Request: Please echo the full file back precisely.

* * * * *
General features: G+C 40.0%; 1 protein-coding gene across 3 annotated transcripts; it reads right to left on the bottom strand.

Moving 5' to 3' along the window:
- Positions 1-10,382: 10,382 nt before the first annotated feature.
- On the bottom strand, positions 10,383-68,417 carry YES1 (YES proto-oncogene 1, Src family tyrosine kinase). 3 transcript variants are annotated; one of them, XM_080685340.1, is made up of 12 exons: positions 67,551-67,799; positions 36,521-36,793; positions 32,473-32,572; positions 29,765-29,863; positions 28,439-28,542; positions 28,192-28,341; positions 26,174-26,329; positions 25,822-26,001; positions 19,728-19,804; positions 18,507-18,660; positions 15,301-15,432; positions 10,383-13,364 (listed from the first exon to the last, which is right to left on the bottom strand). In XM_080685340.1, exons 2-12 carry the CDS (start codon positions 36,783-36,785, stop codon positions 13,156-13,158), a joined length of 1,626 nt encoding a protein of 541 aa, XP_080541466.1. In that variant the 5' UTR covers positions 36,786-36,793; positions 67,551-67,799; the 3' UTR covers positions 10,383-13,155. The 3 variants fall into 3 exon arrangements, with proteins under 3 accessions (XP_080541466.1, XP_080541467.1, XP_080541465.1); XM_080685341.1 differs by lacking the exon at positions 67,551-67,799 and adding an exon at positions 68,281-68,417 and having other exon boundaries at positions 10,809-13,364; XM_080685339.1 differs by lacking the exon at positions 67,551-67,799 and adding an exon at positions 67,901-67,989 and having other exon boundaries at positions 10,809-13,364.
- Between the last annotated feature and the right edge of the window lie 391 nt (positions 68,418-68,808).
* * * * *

General features: G+C 40.0%; 1 protein-coding gene across 3 annotated transcripts; it reads right to left on the bottom strand.

Moving 5' to 3' along the window:
- Positions 1-10,382: 10,382 nt before the first annotated feature.
- On the bottom strand, positions 10,383-68,417 carry YES1 (YES proto-oncogene 1, Src family tyrosine kinase). 3 transcript variants are annotated; one of them, XM_080685340.1, is made up of 12 exons: positions 67,551-67,799; positions 36,521-36,793; positions 32,473-32,572; positions 29,765-29,863; positions 28,439-28,542; positions 28,192-28,341; positions 26,174-26,329; positions 25,822-26,001; positions 19,728-19,804; positions 18,507-18,660; positions 15,301-15,432; positions 10,383-13,364 (listed from the first exon to the last, which is right to left on the bottom strand). In XM_080685340.1, exons 2-12 carry the CDS (start codon positions 36,783-36,785, stop codon positions 13,156-13,158), a joined length of 1,626 nt encoding a protein of 541 aa, XP_080541466.1. In that variant the 5' UTR covers positions 36,786-36,793; positions 67,551-67,799; the 3' UTR covers positions 10,383-13,155. The 3 variants fall into 3 exon arrangements, with proteins under 3 accessions (XP_080541466.1, XP_080541467.1, XP_080541465.1); XM_080685341.1 differs by lacking the exon at positions 67,551-67,799 and adding an exon at positions 68,281-68,417 and having other exon boundaries at positions 10,809-13,364; XM_080685339.1 differs by lacking the exon at positions 67,551-67,799 and adding an exon at positions 67,901-67,989 and having other exon boundaries at positions 10,809-13,364.
- Between the last annotated feature and the right edge of the window lie 391 nt (positions 68,418-68,808).